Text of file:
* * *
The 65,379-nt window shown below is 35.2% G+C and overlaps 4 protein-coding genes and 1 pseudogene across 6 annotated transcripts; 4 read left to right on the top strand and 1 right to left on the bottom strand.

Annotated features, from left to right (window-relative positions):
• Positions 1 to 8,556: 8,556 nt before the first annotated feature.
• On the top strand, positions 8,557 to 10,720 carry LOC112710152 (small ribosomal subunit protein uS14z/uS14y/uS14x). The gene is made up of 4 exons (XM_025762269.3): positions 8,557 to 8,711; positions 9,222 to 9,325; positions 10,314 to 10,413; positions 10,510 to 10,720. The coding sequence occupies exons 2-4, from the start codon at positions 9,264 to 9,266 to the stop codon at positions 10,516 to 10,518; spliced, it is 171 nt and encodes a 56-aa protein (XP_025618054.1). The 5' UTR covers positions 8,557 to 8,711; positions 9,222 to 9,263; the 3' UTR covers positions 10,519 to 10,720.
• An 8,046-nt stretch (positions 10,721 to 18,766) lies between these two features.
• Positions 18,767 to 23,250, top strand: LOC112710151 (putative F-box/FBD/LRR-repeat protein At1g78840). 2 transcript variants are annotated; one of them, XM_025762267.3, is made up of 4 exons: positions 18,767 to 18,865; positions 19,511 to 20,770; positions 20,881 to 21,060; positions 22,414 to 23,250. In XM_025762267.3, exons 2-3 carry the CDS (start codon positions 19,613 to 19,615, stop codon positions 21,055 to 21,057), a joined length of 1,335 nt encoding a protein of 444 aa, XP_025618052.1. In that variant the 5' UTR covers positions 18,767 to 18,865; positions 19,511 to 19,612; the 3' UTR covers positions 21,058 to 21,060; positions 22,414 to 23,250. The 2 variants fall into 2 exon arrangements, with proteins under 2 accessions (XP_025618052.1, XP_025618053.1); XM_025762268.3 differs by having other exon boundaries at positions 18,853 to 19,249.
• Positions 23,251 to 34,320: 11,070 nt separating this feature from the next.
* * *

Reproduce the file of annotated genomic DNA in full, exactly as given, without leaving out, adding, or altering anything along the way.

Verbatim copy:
The 65,379-nt window shown below is 35.2% G+C and overlaps 4 protein-coding genes and 1 pseudogene across 6 annotated transcripts; 4 read left to right on the top strand and 1 right to left on the bottom strand.

Annotated features, from left to right (window-relative positions):
• Positions 1 to 8,556: 8,556 nt before the first annotated feature.
• On the top strand, positions 8,557 to 10,720 carry LOC112710152 (small ribosomal subunit protein uS14z/uS14y/uS14x). The gene is made up of 4 exons (XM_025762269.3): positions 8,557 to 8,711; positions 9,222 to 9,325; positions 10,314 to 10,413; positions 10,510 to 10,720. The coding sequence occupies exons 2-4, from the start codon at positions 9,264 to 9,266 to the stop codon at positions 10,516 to 10,518; spliced, it is 171 nt and encodes a 56-aa protein (XP_025618054.1). The 5' UTR covers positions 8,557 to 8,711; positions 9,222 to 9,263; the 3' UTR covers positions 10,519 to 10,720.
• An 8,046-nt stretch (positions 10,721 to 18,766) lies between these two features.
• Positions 18,767 to 23,250, top strand: LOC112710151 (putative F-box/FBD/LRR-repeat protein At1g78840). 2 transcript variants are annotated; one of them, XM_025762267.3, is made up of 4 exons: positions 18,767 to 18,865; positions 19,511 to 20,770; positions 20,881 to 21,060; positions 22,414 to 23,250. In XM_025762267.3, exons 2-3 carry the CDS (start codon positions 19,613 to 19,615, stop codon positions 21,055 to 21,057), a joined length of 1,335 nt encoding a protein of 444 aa, XP_025618052.1. In that variant the 5' UTR covers positions 18,767 to 18,865; positions 19,511 to 19,612; the 3' UTR covers positions 21,058 to 21,060; positions 22,414 to 23,250. The 2 variants fall into 2 exon arrangements, with proteins under 2 accessions (XP_025618052.1, XP_025618053.1); XM_025762268.3 differs by having other exon boundaries at positions 18,853 to 19,249.
• Positions 23,251 to 34,320: 11,070 nt separating this feature from the next.